PSS- there was nothing like going “up the Square” as a kid to catch a movie at the Loews, State, Stanley, or Pix.


The New Journal Square Link(in what lifetime?)

Have a great (JC) weekend!

Please go out and explore other parts of JC , you will be surprised at what you find. (just don’t do it at night, number one golden rule in JC is to NOT go out after sun set)

Posted on: 2011/1/14 12:42
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Re: Loew's Theater could be so much more...
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Quote:

I have friends who come from Brooklyn to see old movies at the Loews.

Me too. There's just nothing else like it. A lot of the very old movies sell a ton of tickets -- Nosferatu nearly sold out, and the theatre was very crowded for the original Zorro movie. They do an excellent job of choosing old stuff that is still entertaining by modern standards. (There's a lot that's virtually unwatchable now!) I'm actually really excited for the pre-code stuff they're showing this month, too.


Quote:

Show the Blob in ORIGINAL 3D! Red and blue glasses! WOW!


That would be a blast. And according to their website the projection booth is actually equipped to do this.


I know there's some sort of big study they're undertaking at the moment, I think they're planning to expand what they do once that's been completed. Reopening the balcony is another big factor, as is the lack of AC. I saw the Decemberists there, and while it made for a great venue it was very very warm inside!

Posted on: 2011/1/14 12:14
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Re: Loew's Theater could be so much more...
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Quote:

robotjustin wrote:
^^^

Therein lies the problem.

You can't redevelop a blighted a neighborhood with part-time volunteers.

One solution is to run the Lowes more as a business. That doesn't mean it has to be crap. A good mission statement would work fine to ensure that core values and goals are met and maintained.

At least a few people should be paid for their efforts. A small, full-time staff would do wonders. I'm sure that the folks at the Apollo would be happy to spend an hour explaining how they've kept that theatre alive all these years.

So, we're talking a roughly 150k a year operating budget. That's 1250 10 dollar tickets a month. A full-time director, a full-time marketing / events co-ordinater, and a part-time secretary. Contract out for website, accounting, etc. Apply for NJ State Council on the Arts funding, but with an eye toward self-sufficiency. Put a green-roof on top and sell carbon credits. Rent the theatre for corporate events and team-building exercises. Stage Peter Pan once a year. Make sure you have plenty of seasonal fare. Show Planes Trains and Automobiles every Thanksgiving. Show the Blob in ORIGINAL 3D! Red and blue glasses! WOW! Sell Lowes merch using Zazzie or something. Commission a local artist contest to "brand" the theatre, and sell awesome Lowes posters and hoodies. Embrace the future while preserving and honoring the past. Don't be provincial. Etc.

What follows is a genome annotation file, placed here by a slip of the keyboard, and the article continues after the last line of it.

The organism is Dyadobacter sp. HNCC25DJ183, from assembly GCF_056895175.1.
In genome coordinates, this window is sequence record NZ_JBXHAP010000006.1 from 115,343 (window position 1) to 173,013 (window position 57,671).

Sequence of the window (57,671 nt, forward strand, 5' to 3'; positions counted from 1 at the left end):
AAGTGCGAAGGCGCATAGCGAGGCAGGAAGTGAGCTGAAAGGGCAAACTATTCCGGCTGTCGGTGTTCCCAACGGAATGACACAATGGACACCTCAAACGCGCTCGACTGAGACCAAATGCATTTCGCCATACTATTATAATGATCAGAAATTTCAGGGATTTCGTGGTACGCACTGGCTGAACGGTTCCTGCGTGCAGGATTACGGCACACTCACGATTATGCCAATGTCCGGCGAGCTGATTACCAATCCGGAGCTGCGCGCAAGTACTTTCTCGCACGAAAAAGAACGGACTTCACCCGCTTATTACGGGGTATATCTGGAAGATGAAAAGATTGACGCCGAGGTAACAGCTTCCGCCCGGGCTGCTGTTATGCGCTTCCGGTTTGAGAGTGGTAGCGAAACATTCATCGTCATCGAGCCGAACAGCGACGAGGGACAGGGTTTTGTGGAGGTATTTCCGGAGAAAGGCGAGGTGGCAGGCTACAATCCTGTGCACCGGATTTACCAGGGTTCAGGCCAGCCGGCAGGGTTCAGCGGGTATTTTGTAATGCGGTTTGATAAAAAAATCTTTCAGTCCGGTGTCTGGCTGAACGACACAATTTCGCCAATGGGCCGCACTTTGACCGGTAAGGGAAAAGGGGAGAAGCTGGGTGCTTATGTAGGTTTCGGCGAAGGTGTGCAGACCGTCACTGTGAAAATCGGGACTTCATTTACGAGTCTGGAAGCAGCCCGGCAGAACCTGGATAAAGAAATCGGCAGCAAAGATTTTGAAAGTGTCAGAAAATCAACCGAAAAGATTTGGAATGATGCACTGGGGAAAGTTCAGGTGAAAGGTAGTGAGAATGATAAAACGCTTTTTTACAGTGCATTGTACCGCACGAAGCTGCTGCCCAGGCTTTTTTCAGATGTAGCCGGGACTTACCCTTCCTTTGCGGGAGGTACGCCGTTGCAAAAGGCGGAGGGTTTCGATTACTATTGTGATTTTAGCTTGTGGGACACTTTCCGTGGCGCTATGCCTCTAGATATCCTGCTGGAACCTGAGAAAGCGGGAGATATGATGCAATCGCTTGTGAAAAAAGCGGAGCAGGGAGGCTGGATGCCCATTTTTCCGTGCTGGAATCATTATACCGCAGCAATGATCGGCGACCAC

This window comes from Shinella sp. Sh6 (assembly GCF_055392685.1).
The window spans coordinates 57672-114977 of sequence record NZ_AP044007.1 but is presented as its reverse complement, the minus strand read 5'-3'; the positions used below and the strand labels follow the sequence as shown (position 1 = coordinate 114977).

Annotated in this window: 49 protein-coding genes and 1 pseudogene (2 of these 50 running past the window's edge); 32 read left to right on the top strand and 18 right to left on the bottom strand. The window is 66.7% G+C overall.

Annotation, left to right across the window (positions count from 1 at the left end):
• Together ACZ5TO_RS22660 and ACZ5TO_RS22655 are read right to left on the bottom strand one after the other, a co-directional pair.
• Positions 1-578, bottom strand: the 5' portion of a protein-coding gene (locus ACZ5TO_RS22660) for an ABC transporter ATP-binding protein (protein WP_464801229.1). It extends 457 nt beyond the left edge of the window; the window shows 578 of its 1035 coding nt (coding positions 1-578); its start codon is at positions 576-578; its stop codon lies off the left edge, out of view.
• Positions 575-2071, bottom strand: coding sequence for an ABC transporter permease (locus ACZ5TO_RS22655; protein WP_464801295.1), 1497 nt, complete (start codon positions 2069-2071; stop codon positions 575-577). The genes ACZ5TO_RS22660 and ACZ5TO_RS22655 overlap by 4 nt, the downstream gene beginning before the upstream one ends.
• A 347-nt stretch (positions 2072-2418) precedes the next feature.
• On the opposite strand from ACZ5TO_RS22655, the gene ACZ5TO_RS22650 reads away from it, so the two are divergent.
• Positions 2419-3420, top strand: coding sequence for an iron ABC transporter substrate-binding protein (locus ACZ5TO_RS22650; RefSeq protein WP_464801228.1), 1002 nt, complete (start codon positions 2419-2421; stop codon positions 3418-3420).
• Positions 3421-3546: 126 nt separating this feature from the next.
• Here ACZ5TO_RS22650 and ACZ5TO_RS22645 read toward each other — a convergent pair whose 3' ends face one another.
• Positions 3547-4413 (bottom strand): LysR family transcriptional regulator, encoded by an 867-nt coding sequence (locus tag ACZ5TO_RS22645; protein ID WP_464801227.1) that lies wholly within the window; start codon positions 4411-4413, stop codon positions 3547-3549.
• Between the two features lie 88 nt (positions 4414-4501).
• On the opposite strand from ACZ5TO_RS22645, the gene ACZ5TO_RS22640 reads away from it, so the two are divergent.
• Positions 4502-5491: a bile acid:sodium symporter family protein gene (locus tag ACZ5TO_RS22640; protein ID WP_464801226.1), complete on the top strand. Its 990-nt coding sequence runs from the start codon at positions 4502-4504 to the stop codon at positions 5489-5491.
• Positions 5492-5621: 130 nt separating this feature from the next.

I love the space. My bulldozer comment was harsh. Withdrawn, but it can be so much more. It's great to renovate, but you have to have a vision to go with it.


Actually a very coherent comment. I've been wondering though if there's a structural reason they can't go "business mode", like the theater is still to unsound to take that kind of traffic or the JCFD won't approve it.

The only time I've been there for music was the great Shemekia Copeland blues show last year. But the theater was hardly half full, if that. Again, is there a structural reason they can't book more major bands? There's serious money in these shows now, far more than 30 years ago when I saw some of the best shows of my life in a similar 30's era movie house in Pittsburgh. Bands like The Clash & Squeeze loved playing the classic old venue. That former Stanley Theatre is now renovated and called The Benedum Center for the Performing Arts, and is a cultural anchor of a revived downtown Pittsburgh. A similar story may be unrealistic, but JC is only 25% smaller than Pittsburgh, surely we can do better than we have.

From wikiQuote:

History